Retirees recall keyboard’s heyday
Gather and play for fun
Meet Frank Haworth. He’s 92, knocking on 93, and he’s one of a dwindling number of keyboard enthusiasts who gather regularly around our district for a day of music and memories.
Last week, about 40 musicians from Wanaka, Queenstown, Alexandra and Cromwell came together at Wanaka’s Presbyterian Church Hall.
The members’ average age is about 65, several are in their 90s and all are retired.
Haworth’s been involved in the Central Otago Keyboard Club for about 30 years, taking up the organ after Audrey Henderson of Kelvin Heights invited him for afternoon tea one day.
‘‘Audrey had an organ and it was something I had wanted to do all my life, to play an instrument, and she said: ‘I’ll teach you’.
‘‘I must have been one of the most difficult pupils she ever had. Nothing seemed to go right, not to my way of thinking anyway,’’ Haworth said.
‘‘About a year or two later a group of people came down from Christchurch for a wild weekend of music away from home. They met at the hotel at the base of Coronet Peak.
‘‘One of them was John Hore. And I was impressed [by the blind musician]. So I decided to practise for two hours every day after breakfast.’’
Eventually Haworth was proficient enough to perform an organ solo on stage at the Arrowtown Autumn Festival.
He began attending national keyboard conventions with hundreds of musicians.
He recalled conventions involved a Friday night gettogether or dance and a Saturday sightseeing trip or music workshop for those who wanted one.
On Sundays there would be another workshop and an afternoon concert by the host club.
He recalled the day organs were overtaken by the modern keyboard.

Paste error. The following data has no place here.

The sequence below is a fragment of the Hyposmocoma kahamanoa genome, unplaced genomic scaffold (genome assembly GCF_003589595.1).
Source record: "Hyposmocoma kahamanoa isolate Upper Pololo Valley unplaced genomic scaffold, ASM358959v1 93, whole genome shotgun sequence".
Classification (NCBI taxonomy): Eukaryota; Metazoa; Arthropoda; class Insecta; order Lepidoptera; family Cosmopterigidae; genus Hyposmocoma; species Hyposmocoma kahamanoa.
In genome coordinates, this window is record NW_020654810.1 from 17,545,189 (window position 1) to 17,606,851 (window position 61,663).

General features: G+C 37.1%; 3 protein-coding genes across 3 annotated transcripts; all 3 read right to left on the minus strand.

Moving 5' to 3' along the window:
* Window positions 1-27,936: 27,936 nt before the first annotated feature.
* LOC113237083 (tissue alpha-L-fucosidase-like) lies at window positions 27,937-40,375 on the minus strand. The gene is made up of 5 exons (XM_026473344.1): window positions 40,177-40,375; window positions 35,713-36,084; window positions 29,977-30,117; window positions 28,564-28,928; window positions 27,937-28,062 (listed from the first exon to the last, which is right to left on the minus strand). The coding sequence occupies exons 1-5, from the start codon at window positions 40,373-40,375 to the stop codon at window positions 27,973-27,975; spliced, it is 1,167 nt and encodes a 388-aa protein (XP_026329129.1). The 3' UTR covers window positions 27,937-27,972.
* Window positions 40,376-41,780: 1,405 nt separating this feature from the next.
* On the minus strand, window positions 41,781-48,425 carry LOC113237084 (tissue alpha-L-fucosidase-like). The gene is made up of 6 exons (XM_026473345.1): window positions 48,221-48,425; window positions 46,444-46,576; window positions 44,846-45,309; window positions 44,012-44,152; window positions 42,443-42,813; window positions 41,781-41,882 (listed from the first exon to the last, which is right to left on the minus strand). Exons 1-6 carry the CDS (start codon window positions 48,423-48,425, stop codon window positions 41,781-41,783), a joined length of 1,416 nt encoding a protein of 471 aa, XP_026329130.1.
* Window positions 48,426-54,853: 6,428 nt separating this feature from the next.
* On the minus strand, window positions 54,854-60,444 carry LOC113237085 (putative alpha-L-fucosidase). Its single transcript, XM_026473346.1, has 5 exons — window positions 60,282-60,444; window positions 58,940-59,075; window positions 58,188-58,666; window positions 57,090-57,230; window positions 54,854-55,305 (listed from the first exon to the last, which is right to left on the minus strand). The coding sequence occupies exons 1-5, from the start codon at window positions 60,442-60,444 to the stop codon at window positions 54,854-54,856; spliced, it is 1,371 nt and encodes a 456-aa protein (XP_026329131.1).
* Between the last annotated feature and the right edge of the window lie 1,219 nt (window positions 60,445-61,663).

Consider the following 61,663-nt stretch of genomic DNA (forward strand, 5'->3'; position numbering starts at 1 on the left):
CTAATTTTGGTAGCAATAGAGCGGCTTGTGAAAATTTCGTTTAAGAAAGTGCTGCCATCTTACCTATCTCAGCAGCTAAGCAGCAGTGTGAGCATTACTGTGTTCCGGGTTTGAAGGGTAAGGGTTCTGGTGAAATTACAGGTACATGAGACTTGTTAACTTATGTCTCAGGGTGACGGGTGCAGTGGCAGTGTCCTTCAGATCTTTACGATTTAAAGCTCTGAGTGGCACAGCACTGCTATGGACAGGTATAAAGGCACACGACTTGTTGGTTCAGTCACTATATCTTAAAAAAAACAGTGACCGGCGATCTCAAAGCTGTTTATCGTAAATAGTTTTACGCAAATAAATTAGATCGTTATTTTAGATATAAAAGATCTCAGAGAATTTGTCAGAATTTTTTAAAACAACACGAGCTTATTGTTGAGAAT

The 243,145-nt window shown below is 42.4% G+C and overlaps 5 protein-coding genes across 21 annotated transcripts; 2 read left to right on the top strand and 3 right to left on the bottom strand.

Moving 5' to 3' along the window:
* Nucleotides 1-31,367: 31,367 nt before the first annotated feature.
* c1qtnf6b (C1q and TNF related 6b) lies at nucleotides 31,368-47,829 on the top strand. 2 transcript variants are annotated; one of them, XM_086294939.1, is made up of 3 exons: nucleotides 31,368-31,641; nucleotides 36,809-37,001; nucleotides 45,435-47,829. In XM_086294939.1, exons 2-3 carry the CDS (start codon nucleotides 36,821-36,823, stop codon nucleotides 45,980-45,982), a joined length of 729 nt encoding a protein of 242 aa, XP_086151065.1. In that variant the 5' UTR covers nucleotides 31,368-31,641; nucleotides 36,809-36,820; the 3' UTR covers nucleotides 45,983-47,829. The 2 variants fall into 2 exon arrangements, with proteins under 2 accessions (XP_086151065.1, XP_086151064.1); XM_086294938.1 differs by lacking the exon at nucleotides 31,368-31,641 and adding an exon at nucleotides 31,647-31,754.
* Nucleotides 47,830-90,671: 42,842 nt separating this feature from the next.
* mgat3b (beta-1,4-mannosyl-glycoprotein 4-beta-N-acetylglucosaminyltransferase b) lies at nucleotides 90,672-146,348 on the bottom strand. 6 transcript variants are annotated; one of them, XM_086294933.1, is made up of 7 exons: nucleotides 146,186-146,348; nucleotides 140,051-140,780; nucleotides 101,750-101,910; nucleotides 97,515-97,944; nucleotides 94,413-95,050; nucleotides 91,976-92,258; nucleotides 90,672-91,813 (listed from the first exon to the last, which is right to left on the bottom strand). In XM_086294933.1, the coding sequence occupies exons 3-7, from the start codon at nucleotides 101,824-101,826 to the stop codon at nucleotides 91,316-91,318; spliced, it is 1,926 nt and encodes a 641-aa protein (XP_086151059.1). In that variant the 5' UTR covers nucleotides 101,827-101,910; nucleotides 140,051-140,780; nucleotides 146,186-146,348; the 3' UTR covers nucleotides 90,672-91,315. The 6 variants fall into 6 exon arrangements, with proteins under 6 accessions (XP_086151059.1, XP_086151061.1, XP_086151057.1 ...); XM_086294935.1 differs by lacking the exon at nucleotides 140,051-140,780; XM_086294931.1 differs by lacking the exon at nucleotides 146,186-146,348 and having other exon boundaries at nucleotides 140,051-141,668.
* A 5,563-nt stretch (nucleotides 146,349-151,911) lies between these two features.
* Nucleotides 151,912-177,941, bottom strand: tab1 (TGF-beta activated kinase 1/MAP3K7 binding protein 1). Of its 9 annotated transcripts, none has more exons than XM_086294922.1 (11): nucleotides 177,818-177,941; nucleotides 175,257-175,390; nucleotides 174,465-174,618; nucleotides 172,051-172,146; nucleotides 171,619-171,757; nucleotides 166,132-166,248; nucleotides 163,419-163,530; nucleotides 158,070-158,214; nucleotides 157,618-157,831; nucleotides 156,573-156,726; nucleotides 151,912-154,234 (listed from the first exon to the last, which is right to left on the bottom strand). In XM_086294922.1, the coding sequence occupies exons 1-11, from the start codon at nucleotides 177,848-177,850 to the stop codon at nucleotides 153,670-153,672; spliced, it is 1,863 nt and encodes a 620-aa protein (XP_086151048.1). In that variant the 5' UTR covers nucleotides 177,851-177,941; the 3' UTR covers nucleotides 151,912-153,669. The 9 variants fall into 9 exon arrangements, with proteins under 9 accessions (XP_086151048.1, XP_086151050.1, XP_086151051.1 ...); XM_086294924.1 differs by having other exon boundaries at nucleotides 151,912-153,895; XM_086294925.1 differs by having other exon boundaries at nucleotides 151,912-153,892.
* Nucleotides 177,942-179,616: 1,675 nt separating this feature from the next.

‘‘It was at Ashburton convention, I remember the keyboard appeared for the first time. Everyone was taken by them.
‘‘At the next convention in Oamaru, there were a whole heap of them there. [Music instrument shops] were selling them as quick as they could. What you bought today was out of date tomorrow . . . Keyboards took the country by storm. They could be moved around from place to place and they were light. You could take them everywhere.’’
Even more musicians started attending conventions.
‘‘They were enormous things with clubs in Invercargill, Gore, Dunedin, Oamaru, Timaru, Ashburton, Christchurch, Blenheim and Nelson. Each town had its turn . . . You had to be in quick and get your name into the convention to be accepted.
‘‘We are a dying art. There is no doubt about that. Cromwell aren’t here today. We are all getting older. But there is no doubt the wonderful things that have happened over the times.’’
Trevor Williams, of Wanaka, went to a few conventions with Haworth in those days but hasn’t been to one for a while.
Williams said there is concern for the Cromwell club, which used to have 10 members but has just one active member now.
But monthly district gettogethers are still going strong in people’s homes.
‘‘Young people today are more interested in jumping up and down and flinging their arms around than playing music,’’ Haworth said. Williams agreed. ‘‘These things [keyboards] take a while to get a result. And it is very hard to get young people interested in the sort of music we like playing. The Bee Gees, they are pretty high end with us just now. Some of their music is at least 40 years old now,’’ he said.
Haworth’s former teacher is still keen but with a broken arm was unable to play last week.
‘‘I tripped over my keyboard shoulder strap. I caught my foot in the strap and was over, bang,’’ she said.
Economic strategy debate tonight
The district’s draft economic strategy is up for debate from 4pm till 6pm today at the Lake Wanaka Centre. The Queenstown Lakes District Council drop-in session precedes the Shaping Our Future economic forum at the same venue from 7pm. The strategy was prepared by consultants Martin Jenkins & Associates, following an earlier Shaping our Future forum. Former Deutsche Bank chief economist Ulf Schoefisch co-authored the report and will be at the Wanaka sessions.
Enthusiasts: Audrey Henderson of Queenstown and Frank Haworth of Wanaka.
Enjoy: Helen Hillary of Queenstown.